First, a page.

In summary, the English Seventh Day Baptists determined to obey what they saw as a clearbiblical command, regardless of the cost. With the Psalmist, they said, in effect, “The Lord is on my side; I will not fear: what can man do unto me?” (Ps. 118:6) They saw their Sabbathkeeping as an appropriate response to God’s grace, not as a means of earning salvation or of determining the identity of “true Christians.”
Interest Waned in England—Why?
After the persecutions of the seventeenth century had died down, English Sabbatarians enjoyed substantially greater freedom of worship, but by this time their movement seemed to have expended much of its energy. Several congregations flourished for a while, especially those in London, and they counted among their members such distinguished citizens as barrister Sir William Tempest and lexicographer Nathaniel Bailey. However, they slowly diminished in numbers and impact as the eighteenth century passed, and by 1800, only a few small congregations remained.
Several factors seem to have been involved in this decline. One is the failure of the congregations to organize together on a national level to promote evangelism, train pastors, and instruct and support their young people. As a result, many of the congregations faded away when their pastors died and no replacements could be found.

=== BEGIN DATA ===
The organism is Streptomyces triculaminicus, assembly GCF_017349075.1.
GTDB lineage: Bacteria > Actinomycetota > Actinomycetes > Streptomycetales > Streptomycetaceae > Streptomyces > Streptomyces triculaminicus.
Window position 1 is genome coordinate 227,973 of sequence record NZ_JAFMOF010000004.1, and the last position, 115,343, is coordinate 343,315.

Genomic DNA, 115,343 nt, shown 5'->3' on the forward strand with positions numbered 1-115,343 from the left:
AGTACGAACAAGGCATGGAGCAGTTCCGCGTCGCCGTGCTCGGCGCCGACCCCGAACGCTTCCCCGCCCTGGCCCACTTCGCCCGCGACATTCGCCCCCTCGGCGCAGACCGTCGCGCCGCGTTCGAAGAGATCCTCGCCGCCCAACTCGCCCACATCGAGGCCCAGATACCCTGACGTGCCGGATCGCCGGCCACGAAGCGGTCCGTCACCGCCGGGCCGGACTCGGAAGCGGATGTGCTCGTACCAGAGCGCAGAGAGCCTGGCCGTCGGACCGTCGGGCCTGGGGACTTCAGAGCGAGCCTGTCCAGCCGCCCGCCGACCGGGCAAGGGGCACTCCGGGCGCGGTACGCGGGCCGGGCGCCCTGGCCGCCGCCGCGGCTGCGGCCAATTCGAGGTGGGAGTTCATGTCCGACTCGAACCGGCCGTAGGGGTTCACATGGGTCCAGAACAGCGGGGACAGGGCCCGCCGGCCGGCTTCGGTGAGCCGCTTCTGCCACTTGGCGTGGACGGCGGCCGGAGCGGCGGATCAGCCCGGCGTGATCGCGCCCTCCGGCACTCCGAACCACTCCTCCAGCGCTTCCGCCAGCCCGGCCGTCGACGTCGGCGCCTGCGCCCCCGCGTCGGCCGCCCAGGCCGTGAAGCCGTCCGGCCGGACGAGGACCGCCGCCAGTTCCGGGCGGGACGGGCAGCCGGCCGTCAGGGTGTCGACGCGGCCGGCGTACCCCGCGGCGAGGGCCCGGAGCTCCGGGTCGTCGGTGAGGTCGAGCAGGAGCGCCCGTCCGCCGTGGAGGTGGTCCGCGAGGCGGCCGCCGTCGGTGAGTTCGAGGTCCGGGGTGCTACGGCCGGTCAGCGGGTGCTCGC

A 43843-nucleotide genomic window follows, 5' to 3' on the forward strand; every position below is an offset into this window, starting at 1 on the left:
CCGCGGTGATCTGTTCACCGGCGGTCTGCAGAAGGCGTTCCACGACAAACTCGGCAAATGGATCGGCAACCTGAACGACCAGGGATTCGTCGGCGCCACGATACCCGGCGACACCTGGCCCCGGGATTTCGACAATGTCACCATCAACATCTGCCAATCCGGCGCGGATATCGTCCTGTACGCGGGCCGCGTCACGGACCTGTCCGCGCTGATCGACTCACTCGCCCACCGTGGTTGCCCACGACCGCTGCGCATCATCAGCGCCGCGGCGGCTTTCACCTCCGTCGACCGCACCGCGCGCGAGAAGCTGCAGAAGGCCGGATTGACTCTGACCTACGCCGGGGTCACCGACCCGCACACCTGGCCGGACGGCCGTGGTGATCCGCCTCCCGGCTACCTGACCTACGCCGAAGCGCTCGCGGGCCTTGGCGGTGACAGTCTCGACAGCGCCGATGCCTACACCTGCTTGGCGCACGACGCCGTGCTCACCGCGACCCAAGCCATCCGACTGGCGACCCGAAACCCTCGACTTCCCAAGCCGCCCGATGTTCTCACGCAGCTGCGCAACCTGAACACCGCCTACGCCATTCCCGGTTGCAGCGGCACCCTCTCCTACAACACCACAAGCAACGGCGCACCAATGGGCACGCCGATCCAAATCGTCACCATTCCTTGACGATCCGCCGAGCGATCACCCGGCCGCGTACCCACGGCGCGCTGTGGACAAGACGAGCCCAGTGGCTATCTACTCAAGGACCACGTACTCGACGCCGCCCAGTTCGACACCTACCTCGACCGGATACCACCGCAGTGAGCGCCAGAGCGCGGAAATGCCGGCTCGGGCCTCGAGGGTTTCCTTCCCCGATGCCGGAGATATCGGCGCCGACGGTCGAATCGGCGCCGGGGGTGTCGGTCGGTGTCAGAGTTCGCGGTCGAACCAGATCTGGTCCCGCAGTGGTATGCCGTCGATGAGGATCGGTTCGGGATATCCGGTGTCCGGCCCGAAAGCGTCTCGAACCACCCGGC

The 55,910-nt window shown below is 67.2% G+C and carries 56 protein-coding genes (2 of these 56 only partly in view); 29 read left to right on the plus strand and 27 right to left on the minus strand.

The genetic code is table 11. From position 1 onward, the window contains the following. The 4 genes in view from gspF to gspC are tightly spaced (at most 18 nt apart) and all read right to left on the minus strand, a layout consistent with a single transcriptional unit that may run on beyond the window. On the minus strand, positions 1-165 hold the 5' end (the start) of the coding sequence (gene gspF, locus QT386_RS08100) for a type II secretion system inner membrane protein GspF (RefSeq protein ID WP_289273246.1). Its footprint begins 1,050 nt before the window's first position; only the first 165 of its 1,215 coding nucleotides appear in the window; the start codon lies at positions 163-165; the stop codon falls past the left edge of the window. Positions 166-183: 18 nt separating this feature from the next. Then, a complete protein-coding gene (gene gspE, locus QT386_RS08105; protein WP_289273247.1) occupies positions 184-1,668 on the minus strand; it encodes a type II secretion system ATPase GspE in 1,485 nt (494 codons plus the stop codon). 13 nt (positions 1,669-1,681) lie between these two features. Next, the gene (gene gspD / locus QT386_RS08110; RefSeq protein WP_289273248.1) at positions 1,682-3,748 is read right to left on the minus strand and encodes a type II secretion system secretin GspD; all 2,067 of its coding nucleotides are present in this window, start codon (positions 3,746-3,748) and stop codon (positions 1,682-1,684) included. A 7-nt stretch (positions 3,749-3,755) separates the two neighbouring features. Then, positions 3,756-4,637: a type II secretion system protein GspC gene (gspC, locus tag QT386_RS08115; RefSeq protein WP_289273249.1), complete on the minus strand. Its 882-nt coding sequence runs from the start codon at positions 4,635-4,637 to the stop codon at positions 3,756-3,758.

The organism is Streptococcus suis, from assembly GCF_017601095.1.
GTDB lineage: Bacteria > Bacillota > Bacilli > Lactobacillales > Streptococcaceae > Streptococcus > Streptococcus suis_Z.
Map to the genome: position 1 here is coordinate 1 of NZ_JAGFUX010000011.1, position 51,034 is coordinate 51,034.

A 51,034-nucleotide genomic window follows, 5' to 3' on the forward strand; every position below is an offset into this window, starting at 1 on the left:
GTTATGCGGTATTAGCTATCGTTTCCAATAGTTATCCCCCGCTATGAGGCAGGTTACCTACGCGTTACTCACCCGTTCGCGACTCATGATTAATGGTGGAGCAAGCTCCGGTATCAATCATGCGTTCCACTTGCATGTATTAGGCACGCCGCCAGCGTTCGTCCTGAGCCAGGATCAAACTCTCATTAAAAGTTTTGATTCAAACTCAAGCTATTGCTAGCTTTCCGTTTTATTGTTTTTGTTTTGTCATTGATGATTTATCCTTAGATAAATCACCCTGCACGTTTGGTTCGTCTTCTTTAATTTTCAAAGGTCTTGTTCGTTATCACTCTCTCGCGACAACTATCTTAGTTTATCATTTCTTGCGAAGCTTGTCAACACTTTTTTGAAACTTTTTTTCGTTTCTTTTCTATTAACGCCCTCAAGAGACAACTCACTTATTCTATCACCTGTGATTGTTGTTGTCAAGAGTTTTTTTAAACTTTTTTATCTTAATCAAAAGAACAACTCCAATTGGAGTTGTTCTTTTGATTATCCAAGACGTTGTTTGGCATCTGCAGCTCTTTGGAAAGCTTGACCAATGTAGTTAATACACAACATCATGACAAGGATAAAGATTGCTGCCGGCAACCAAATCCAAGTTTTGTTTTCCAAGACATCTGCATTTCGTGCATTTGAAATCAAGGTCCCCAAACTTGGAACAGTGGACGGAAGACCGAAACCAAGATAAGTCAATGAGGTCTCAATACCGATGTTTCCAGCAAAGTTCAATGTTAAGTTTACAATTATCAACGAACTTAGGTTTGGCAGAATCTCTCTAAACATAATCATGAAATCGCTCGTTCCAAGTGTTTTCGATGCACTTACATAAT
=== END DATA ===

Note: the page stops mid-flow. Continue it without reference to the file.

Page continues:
Part of the blame for their lack of organization may lie in divisions stemming from differences on other points of doctrine. In London, for instance, the Mill Yard congregation consisted ofArminian or “General” Baptists who felt that Christ had died for the sins of all and believed in man’s free will. Other London Sabbatarian congregations were Calvinist or “Particular” Baptists who believed that Christ had died only for the elect, those predestined to be saved. The two groups often cooperated in certain ways, sometimes sharing meeting places and speakers, but there was also frequent friction between them that hindered their working together on larger projects. This friction was heightened in the eighteenth century when there were many in the Mill Yard congregation who were not Trinitarians.
Another factor detrimental to the Sabbatarian cause was the occasional extremism exhibited by some of its proponents. As I have mentioned above, the English Seventh Day Baptistsusually did not have a legalistic or exclusivistic outlook, but one exceptional episode in the mid-seventeenth century dealt a great blow to their reputation and the progress of their movement in the northern and eastern parts of England.